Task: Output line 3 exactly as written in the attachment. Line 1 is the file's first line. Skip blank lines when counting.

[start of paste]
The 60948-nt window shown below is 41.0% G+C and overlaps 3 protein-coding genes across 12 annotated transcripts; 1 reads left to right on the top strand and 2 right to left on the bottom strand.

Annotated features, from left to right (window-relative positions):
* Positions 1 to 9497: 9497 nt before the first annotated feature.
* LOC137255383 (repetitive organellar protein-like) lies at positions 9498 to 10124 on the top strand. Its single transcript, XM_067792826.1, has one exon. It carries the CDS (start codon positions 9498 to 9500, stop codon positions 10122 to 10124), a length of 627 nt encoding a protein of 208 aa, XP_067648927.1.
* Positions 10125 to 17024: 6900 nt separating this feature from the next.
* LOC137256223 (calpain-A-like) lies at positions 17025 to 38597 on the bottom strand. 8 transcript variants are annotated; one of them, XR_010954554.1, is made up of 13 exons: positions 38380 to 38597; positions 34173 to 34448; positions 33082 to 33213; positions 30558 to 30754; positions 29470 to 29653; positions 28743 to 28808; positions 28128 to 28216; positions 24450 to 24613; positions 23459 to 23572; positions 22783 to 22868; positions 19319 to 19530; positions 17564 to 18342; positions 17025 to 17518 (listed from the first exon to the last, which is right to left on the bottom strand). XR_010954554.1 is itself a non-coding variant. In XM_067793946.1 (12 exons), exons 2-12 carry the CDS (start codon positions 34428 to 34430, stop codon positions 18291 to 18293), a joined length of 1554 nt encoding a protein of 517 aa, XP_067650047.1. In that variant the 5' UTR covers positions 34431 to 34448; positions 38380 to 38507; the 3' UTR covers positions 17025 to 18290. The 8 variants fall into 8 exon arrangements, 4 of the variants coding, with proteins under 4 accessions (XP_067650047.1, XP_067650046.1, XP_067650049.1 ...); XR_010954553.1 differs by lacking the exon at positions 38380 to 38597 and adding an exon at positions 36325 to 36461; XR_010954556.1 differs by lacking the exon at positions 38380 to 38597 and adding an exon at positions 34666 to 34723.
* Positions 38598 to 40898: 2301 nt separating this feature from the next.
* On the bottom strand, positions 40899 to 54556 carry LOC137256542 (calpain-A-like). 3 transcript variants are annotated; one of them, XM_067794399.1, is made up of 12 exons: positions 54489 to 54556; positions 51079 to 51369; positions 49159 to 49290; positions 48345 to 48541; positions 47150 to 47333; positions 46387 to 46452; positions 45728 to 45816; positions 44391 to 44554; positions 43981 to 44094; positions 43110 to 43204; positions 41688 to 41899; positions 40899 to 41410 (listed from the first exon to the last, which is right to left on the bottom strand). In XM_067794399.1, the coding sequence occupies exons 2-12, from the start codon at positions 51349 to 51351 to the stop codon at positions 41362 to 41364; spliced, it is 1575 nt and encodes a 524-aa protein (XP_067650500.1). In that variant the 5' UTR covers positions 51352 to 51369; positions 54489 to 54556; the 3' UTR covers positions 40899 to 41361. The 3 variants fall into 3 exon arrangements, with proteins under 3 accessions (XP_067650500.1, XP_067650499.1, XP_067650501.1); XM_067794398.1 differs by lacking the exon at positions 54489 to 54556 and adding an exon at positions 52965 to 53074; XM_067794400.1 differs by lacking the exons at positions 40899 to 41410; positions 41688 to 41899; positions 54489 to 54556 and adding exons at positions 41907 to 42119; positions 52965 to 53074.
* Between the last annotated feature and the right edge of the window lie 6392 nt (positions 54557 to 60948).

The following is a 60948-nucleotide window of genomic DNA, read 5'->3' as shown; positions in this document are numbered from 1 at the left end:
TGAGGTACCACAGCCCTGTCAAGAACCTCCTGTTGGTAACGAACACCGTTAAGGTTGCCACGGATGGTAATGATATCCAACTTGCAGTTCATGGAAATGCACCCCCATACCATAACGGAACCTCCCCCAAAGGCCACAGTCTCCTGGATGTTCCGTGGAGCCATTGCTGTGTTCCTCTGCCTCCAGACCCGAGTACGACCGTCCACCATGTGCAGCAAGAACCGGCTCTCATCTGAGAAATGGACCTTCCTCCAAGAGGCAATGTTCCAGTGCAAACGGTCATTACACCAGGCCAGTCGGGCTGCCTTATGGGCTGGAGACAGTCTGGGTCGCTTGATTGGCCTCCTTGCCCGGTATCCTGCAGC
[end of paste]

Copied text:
* Positions 1 to 9497: 9497 nt before the first annotated feature.